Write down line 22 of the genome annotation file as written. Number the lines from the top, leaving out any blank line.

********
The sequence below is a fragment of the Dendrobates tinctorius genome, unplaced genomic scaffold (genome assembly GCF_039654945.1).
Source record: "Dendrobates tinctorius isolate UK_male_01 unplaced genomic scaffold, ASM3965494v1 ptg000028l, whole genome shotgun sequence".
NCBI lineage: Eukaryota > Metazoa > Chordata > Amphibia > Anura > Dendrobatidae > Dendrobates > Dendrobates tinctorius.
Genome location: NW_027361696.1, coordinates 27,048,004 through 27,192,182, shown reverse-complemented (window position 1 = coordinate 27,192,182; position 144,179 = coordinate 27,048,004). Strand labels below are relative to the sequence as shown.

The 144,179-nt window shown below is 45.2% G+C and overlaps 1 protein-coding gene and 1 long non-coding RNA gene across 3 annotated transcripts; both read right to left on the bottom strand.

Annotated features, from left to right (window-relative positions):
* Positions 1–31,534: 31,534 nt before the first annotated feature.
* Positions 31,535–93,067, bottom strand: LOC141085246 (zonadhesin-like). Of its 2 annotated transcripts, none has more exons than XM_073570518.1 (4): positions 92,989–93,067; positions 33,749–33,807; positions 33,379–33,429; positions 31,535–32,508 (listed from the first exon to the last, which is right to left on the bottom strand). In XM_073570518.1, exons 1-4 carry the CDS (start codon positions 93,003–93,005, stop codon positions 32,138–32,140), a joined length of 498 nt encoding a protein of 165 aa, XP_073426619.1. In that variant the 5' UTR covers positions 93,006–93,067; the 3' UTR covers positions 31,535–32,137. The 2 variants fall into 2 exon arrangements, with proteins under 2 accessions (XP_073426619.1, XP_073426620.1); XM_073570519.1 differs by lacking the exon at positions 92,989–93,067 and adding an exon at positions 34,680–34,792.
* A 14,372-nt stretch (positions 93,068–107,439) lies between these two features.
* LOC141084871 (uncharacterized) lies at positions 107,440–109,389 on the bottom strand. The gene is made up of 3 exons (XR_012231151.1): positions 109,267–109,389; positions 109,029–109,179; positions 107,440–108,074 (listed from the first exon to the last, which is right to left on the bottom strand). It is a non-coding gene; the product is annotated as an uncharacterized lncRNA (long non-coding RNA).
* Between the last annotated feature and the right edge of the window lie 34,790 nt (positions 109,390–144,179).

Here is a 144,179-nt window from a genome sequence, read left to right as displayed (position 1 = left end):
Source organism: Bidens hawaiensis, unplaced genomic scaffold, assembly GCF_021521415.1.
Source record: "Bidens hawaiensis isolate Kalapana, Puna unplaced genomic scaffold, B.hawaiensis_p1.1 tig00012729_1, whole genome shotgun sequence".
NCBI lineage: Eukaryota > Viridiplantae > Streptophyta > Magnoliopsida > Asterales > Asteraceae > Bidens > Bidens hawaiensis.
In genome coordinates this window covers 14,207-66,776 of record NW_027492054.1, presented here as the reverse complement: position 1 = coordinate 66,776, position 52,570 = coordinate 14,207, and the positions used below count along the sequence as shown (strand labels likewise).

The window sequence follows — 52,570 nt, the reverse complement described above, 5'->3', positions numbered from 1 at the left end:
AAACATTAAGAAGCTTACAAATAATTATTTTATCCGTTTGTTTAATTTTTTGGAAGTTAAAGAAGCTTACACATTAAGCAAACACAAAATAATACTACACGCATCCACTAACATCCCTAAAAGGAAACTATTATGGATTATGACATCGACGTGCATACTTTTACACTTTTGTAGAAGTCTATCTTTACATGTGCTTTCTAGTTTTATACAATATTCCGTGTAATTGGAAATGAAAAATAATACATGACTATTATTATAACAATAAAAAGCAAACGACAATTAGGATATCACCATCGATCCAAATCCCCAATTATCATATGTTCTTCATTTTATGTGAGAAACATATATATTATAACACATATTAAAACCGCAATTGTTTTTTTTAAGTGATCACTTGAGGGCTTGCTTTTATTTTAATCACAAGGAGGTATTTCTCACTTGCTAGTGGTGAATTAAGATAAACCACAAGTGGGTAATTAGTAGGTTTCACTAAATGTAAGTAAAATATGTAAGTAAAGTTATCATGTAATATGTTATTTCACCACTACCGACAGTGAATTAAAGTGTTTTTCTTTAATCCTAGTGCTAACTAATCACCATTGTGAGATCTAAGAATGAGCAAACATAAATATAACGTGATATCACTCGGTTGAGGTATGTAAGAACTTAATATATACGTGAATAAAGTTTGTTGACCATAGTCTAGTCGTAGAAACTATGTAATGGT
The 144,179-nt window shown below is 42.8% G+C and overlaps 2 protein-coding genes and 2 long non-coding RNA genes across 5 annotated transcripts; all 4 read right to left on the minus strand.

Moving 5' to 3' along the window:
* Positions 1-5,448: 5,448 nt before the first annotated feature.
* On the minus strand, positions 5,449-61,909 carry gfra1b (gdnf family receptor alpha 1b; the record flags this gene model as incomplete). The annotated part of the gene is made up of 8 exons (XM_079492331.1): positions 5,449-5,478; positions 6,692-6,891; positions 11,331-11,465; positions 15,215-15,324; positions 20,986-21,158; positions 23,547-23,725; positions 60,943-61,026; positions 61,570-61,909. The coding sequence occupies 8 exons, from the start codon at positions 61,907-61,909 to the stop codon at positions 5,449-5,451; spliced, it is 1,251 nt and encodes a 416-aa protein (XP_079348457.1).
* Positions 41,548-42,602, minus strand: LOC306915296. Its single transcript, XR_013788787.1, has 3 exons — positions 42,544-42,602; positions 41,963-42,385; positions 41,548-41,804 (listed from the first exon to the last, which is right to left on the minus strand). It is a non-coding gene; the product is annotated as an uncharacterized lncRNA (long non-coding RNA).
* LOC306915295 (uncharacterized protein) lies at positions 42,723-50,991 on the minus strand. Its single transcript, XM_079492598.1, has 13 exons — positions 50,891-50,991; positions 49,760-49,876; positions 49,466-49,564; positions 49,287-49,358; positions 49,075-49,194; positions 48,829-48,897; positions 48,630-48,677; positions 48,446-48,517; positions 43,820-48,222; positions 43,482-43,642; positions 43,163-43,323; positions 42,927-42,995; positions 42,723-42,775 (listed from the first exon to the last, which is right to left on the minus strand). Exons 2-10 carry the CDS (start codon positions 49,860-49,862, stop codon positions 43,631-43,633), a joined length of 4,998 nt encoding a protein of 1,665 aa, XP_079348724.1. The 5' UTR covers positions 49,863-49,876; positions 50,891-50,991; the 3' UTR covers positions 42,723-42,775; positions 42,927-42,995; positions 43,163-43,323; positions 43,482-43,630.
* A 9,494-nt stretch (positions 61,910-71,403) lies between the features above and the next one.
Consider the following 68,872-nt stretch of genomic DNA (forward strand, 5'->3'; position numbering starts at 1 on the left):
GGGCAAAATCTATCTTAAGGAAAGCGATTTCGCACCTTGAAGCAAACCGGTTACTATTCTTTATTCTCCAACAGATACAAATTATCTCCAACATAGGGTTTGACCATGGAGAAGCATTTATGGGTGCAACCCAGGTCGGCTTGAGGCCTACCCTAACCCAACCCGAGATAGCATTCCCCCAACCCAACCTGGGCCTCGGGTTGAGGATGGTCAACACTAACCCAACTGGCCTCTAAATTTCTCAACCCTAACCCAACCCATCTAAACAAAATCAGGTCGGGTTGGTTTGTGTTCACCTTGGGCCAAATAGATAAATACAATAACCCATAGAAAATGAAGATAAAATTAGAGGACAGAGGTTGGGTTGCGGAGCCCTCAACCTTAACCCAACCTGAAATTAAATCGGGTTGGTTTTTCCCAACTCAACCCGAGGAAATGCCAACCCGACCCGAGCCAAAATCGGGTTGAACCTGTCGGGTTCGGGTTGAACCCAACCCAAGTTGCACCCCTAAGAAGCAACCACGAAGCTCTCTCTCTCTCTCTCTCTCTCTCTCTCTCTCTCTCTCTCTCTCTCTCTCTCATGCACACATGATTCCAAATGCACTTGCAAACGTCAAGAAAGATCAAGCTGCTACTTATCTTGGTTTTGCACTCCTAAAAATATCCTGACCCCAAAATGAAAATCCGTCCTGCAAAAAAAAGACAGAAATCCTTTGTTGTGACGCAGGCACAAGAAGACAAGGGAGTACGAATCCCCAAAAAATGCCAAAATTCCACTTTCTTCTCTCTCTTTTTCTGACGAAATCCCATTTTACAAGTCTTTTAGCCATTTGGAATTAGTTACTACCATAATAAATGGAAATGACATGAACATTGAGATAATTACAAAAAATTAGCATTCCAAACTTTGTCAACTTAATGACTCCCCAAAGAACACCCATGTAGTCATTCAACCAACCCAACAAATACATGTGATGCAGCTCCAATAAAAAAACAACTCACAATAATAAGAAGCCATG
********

* On the minus strand, positions 5,449-61,909 carry gfra1b (gdnf family receptor alpha 1b; the record flags this gene model as incomplete). The annotated part of the gene is made up of 8 exons (XM_079492331.1): positions 5,449-5,478; positions 6,692-6,891; positions 11,331-11,465; positions 15,215-15,324; positions 20,986-21,158; positions 23,547-23,725; positions 60,943-61,026; positions 61,570-61,909. The coding sequence occupies 8 exons, from the start codon at positions 61,907-61,909 to the stop codon at positions 5,449-5,451; spliced, it is 1,251 nt and encodes a 416-aa protein (XP_079348457.1).